When you specialize in one genre of photography it is easy to get comfortable, box yourself in and become lazy about seeing. Contentment and self-assurance are one of the greatest enemies of a creative photographer.
It is especially important for those who specialize in travel and landscape photography. Too often we see the same visuals, themes, places or even exactly the same compositions. An antidote to this frame of mind is to try new things even though they may pose a challenge or cause discomfort.
Propelled by this aggressive attitude we decided to explore a different type of landscape – one that would not naturally lure the photographer but might provide a great visual reward.
I found working with industrial landscapes a difficult but fascinating challenge. I started by scoping out the visuals and finding the right lighting. I’ve found it may take weeks of exploration before settling on a location suitable for this type of work. Then, the lighting conditions must match the mood you want to convey. Finally, and most importantly, you must frame the shot with the utmost care.
The process of eliminating elements from the frame was especially enjoyable. You evaluate every element of the frame in terms of the whole composition. Does it add anything or distract from the goal? Should it be eliminated or just placed somewhere else? You need to answer a series of questions before all the elements fit the puzzle and before you press the shutter button.
Although such a deliberate and calculated effort doesn’t always guarantee a great photograph, it certainly leaves the photographer feeling fulfilled and more visually aware, which eventually leads to great imagery.
All images were captured with the X100T, Fuji X-T1 paired with the XF 50-140mm F2.8 and XF 14mm F2.8. In our previous post we applied the Classic Chrome film simulation to our winter imagery and we really liked the results. This emulsion works even better with this series.
2015 © Kasia & Olaf Sztaba Photography. All rights reserved.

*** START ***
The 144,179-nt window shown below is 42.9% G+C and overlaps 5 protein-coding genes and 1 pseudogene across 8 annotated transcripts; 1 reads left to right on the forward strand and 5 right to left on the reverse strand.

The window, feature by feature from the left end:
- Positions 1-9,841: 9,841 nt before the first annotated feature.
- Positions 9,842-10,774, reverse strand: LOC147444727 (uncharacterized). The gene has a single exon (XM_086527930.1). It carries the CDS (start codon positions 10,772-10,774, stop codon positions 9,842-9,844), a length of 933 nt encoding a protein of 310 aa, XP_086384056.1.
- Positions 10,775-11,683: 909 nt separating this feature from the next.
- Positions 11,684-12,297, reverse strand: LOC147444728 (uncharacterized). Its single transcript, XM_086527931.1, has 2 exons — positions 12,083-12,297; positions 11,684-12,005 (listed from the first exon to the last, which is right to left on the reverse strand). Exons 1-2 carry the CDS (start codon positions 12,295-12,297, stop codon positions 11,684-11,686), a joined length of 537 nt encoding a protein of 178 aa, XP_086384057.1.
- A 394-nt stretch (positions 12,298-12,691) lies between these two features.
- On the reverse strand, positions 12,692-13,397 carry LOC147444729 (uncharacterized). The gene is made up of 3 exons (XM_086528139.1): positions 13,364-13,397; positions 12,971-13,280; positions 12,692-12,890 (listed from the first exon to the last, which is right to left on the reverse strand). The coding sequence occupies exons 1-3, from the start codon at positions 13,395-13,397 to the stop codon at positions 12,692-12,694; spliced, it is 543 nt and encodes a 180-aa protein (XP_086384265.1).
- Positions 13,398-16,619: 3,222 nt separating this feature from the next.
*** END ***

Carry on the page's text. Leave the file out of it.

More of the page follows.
15 thoughts on “Industrial Landscapes – Part I”
Fantastic. I really like the shipyard. Let me suggest an experiment. Convert some of these to resemble Tri-X film for a photojournalist look. Good luck.
You suggestion is right on! In fact, I was debating with myself whether to convert this series into B&W. In the end I opted for the Classic Chrome look. However, you are right, some of them look great in B&W. Watch for our upcoming posts, there will be some imagery from the shipyard in B&W.
Thank you for visiting.
Wonderful photos! Out of curiosity, where were the photos of the ship taken?
Thanks for your note.
Mission, British Columbia.
Excellent pics really good to look at, what a place to shoot!
Thank you for your kind note.
Beautiful images and again, thoughtful commentary and great advice.
good work Olaf, great tones and composition, agree that classic chrome adds a nice touch too..
Appreciate your comment.
The criteria for good composition, light, and focused storytelling applies to this theme also, and it shows in your images, beautiful!
Thank you so much.
Hello Olaf, I think this genre is excellent for you guys. Stepping out of one’s comfort can yield beautiful surprises and I think this a great example. Very evocative, I particularly like the time of day you guys chose to photograph these new scenes. Looking forward to what’s next.
You have always been so kind to us. We appreciate your comment.